Design week was super busy for anyone in London and interested in Design. So lucky to be able to see so many amazing things in one huge week. One of the busiest 'trade' shows is 100% Design in it's twentieth edition! Here are some of the discoveries, highlights and favourite products from the show, enjoy!
Fantastic mirrored entry to the show by Studio Design UK. The tunnel features fifteen arches and is intended as a visual representation of Design Kaleidoscope, the overall theme of the event. The mirrored surface within the tunnel reflects a series of products that are demonstrative of the breadth of designs at the show.
The entrance to Earls Court is where Czech glass manufacturer Lasvit in collaboration with Libeskind installation Ice, an intriguingly dramatic chandelier. Ice is made up of clear glass cells that cluster together in a series of puzzle-like, triangular patterns, which capture light, refracting it into exquisite prisms.
The specially commissioned installation iAlter by international architecture and design practice NBBJ. The design practice responsible for some of the most innovative projects - commissioned by major global companies such as Google, Amazon and Samsung.
'Inspired by the simplicity of kinetic sculpture and the complexity of our design algorithms, we wanted to create a space that flexes in response to people flow and gently encourages serendipitous encounters.' David Lewis, Principal at NBBJ
vPPR Architects created a specially commissioned installation for the show’s Kitchens & Bathrooms hub. Sponsored by Turkish ceramics, the installation 'Foam Dome' is a spectacular pavilion created of bubble foam. Constructed out of a lightweight geodesic dome, covered in white mesh from which foam is emitted, creating a frothy, interactive breathing membrane.
'We’ve designed Foam Dome around the idea of cleanliness, referencing an indulgent, purifying spa experience. ' Jessica Reynolds, Director of vPPR Architects
This year’s Talks with 100% Design programme were housed in the stunning auditorium designed by the multi-talented El Ultimo Grito. Each of the hanging installations rotate and act as a screen for the ongoing talks.
An installation of 20 three-metre-long plywood boxes called 1:1. The composition was re-configured routinely throughout the event, demonstrating how furniture can be used to choreograph behaviour and manipulate space; ideas at the core of Pearson Lloyd’s practice.
Studio Mette created the Maker Carousel. The interactive installation harnessed the magic of the carousel to emphasise the liberation, imagination and wonder sparked by the materials and methods a contemporary designer-maker can explore. Experimentation and play was encouraged among visitors through talks, tasks and activities based on both hands-on and hi-tech methodologies in design, from paper prototyping, model-making and block-printing on bags to 3D printing and connectivity.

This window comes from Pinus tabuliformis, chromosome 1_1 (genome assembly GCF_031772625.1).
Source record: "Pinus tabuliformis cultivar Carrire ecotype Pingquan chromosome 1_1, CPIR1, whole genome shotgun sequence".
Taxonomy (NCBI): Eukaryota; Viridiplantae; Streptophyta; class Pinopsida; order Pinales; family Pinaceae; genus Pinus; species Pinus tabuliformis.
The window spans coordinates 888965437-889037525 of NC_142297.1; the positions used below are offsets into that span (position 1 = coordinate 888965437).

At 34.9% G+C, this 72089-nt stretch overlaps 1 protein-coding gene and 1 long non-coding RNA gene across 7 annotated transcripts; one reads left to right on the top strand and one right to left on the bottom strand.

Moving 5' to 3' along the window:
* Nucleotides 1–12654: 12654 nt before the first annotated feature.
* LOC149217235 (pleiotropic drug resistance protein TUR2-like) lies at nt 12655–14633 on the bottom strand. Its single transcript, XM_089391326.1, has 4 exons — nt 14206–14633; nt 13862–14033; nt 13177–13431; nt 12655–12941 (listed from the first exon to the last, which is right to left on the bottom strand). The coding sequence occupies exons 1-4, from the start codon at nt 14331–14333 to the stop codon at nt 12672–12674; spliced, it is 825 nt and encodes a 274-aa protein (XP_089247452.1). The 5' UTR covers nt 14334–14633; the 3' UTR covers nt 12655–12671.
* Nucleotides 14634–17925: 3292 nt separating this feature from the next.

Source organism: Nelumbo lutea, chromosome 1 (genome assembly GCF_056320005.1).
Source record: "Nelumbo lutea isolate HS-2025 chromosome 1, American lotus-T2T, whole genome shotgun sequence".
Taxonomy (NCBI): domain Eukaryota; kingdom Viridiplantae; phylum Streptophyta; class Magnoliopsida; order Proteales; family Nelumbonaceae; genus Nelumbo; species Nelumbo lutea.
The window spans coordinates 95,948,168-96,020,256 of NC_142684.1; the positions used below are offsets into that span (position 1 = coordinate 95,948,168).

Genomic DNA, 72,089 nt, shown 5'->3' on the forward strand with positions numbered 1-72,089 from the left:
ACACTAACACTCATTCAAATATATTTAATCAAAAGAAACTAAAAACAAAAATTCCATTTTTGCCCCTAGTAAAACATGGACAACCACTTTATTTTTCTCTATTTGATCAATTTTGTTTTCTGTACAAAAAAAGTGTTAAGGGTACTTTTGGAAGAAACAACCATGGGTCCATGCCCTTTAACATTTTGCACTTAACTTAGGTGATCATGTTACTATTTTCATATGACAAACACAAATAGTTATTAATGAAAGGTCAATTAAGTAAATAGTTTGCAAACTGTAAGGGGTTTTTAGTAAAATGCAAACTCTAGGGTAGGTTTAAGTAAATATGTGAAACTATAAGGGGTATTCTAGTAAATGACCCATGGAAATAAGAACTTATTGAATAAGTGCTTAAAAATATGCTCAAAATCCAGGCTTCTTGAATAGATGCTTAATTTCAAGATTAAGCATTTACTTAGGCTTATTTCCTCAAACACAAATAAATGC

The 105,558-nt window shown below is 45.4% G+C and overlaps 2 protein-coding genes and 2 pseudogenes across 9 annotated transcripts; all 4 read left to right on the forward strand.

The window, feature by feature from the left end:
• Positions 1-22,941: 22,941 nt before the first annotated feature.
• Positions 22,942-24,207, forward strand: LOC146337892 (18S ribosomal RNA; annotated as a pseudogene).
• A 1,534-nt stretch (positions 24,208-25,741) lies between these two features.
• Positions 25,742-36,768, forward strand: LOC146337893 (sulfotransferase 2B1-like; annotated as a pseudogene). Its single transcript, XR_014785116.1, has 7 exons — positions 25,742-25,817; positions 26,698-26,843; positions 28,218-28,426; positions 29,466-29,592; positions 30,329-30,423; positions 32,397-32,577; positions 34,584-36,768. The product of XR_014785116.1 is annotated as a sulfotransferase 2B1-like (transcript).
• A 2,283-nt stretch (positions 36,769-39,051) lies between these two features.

100% Design has developed 'Design Kaleidoscope' as the theme for the 20th edition of the show. Designed by Thomas Matthews the kaleidoscopes are created through the mirroring of products. Derived from the Greek kalos meaning 'beautiful' and eidos meaning 'form', Design Kaleidoscope looks at the observation and engagement with beautiful designs. The specially commissioned exhibition will display a series of exceptional pieces that have been launched at 100% Design since the show was first staged in 1995.
Capitol Designer Studio looked great from every angle with the launch of Flexible Architecture ceramic range in collaboration with Philippe Starck. It was a show stopper and once again demonstrating using something as simple as a tile can be extraordinary, for the second year running I think they stole the show. See previous post about last years installation Pulsate here.
With the 30x30cm wall tile module the collection enables the designer to create different patterns and grids. Each colour has a series of different edging profiles which allows you to mix the overall textural effect. As with everything Starck designs, it is totally revolutionary
'The tile is no more decoration, it becomes part of the architecture. The ugly joint used to be a problem, now the ugly joint becomes more than an advantage.' P. Starck